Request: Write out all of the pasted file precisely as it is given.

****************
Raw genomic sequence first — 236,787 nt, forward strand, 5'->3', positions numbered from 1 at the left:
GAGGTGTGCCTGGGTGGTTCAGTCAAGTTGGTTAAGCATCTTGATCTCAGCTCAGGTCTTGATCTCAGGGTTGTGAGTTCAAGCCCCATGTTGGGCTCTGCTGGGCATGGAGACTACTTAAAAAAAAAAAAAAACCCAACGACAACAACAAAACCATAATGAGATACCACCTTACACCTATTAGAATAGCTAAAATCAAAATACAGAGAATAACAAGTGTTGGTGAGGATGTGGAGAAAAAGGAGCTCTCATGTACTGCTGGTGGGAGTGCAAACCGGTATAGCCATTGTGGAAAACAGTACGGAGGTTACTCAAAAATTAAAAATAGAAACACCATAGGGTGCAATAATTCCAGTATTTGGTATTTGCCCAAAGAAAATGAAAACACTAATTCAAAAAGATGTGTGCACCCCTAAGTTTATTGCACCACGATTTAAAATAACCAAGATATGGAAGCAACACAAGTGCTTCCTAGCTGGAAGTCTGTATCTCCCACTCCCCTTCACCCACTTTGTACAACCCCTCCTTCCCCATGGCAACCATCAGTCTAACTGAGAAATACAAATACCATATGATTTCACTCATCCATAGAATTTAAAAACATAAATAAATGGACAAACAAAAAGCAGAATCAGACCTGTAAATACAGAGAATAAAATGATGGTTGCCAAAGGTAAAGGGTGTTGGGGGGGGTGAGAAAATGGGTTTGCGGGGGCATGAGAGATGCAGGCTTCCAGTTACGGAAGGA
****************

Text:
Raw genomic sequence first — 236,787 nt, forward strand, 5'->3', positions numbered from 1 at the left:
GAGGTGTGCCTGGGTGGTTCAGTCAAGTTGGTTAAGCATCTTGATCTCAGCTCAGGTCTTGATCTCAGGGTTGTGAGTTCAAGCCCCATGTTGGGCTCTGCTGGGCATGGAGACTACTTAAAAAAAAAAAAAAACCCAACGACAACAACAAAACCATAATGAGATACCACCTTACACCTATTAGAATAGCTAAAATCAAAATACAGAGAATAACAAGTGTTGGTGAGGATGTGGAGAAAAAGGAGCTCTCATGTACTGCTGGTGGGAGTGCAAACCGGTATAGCCATTGTGGAAAACAGTACGGAGGTTACTCAAAAATTAAAAATAGAAACACCATAGGGTGCAATAATTCCAGTATTTGGTATTTGCCCAAAGAAAATGAAAACACTAATTCAAAAAGATGTGTGCACCCCTAAGTTTATTGCACCACGATTTAAAATAACCAAGATATGGAAGCAACACAAGTGCTTCCTAGCTGGAAGTCTGTATCTCCCACTCCCCTTCACCCACTTTGTACAACCCCTCCTTCCCCATGGCAACCATCAGTCTAACTGAGAAATACAAATACCATATGATTTCACTCATCCATAGAATTTAAAAACATAAATAAATGGACAAACAAAAAGCAGAATCAGACCTGTAAATACAGAGAATAAAATGATGGTTGCCAAAGGTAAAGGGTGTTGGGGGGGGTGAGAAAATGGGTTTGCGGGGGCATGAGAGATGCAGGCTTCCAGTTACGGAAGGA